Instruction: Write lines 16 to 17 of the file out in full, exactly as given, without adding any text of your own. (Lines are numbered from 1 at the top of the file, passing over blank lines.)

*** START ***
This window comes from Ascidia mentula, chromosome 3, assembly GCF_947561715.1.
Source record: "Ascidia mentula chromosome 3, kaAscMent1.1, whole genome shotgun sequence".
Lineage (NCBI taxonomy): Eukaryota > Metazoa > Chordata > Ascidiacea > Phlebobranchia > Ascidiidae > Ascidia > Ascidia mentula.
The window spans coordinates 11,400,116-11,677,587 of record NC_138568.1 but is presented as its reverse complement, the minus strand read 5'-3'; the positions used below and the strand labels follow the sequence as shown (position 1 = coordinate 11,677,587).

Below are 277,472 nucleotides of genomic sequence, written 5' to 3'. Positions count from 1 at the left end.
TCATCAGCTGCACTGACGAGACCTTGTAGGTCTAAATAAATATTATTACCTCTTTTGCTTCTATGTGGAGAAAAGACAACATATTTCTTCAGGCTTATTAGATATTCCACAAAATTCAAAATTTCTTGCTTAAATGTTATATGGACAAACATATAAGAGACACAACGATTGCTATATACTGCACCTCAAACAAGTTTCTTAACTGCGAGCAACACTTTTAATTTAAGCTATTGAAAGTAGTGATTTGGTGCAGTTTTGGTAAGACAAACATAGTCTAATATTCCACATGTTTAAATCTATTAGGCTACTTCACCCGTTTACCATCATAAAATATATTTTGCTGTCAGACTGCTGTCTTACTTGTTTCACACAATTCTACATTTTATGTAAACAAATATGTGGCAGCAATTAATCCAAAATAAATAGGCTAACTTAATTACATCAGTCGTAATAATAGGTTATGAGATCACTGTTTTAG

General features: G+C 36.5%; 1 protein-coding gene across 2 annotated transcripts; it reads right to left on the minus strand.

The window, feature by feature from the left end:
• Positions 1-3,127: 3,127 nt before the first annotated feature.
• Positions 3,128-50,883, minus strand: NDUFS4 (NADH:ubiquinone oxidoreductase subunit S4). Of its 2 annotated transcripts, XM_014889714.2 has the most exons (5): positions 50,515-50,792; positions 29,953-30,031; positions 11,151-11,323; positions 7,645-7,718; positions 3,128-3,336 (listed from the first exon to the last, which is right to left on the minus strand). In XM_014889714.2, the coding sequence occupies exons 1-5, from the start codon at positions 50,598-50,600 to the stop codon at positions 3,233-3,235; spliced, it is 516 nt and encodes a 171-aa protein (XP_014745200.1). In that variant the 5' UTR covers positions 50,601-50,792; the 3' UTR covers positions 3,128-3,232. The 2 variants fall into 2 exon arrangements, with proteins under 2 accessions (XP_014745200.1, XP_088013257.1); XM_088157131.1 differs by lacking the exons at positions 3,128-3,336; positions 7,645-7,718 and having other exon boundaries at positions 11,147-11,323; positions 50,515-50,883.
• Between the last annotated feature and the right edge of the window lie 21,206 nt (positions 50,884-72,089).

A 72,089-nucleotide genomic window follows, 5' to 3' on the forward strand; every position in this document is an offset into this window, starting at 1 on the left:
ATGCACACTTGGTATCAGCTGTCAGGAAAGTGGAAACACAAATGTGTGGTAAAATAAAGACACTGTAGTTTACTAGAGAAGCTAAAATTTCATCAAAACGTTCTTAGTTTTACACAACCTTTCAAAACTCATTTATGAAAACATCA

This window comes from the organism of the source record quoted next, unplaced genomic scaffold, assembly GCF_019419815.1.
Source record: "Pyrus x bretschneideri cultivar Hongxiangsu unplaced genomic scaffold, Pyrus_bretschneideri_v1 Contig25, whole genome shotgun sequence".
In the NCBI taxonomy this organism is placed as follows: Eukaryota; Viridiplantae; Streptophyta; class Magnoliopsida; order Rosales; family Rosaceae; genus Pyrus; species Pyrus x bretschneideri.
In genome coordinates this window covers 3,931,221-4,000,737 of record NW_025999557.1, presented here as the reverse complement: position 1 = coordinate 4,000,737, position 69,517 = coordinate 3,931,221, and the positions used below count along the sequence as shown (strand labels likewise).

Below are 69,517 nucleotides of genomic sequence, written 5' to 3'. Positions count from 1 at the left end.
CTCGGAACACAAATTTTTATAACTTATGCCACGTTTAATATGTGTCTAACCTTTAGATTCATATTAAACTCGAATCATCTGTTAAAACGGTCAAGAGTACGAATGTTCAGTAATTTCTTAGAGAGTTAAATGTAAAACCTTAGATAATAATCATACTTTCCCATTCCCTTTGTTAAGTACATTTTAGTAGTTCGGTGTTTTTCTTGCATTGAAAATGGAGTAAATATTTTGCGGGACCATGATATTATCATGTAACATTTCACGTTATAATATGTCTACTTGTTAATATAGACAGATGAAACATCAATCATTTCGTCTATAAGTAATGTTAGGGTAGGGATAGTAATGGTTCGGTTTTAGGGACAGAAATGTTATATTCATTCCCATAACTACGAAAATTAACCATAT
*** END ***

In the NCBI taxonomy this organism is placed as follows: Eukaryota; Viridiplantae; Streptophyta; class Magnoliopsida; order Rosales; family Rosaceae; genus Pyrus; species Pyrus x bretschneideri.
In genome coordinates this window covers 3,931,221-4,000,737 of record NW_025999557.1, presented here as the reverse complement: position 1 = coordinate 4,000,737, position 69,517 = coordinate 3,931,221, and the positions used below count along the sequence as shown (strand labels likewise).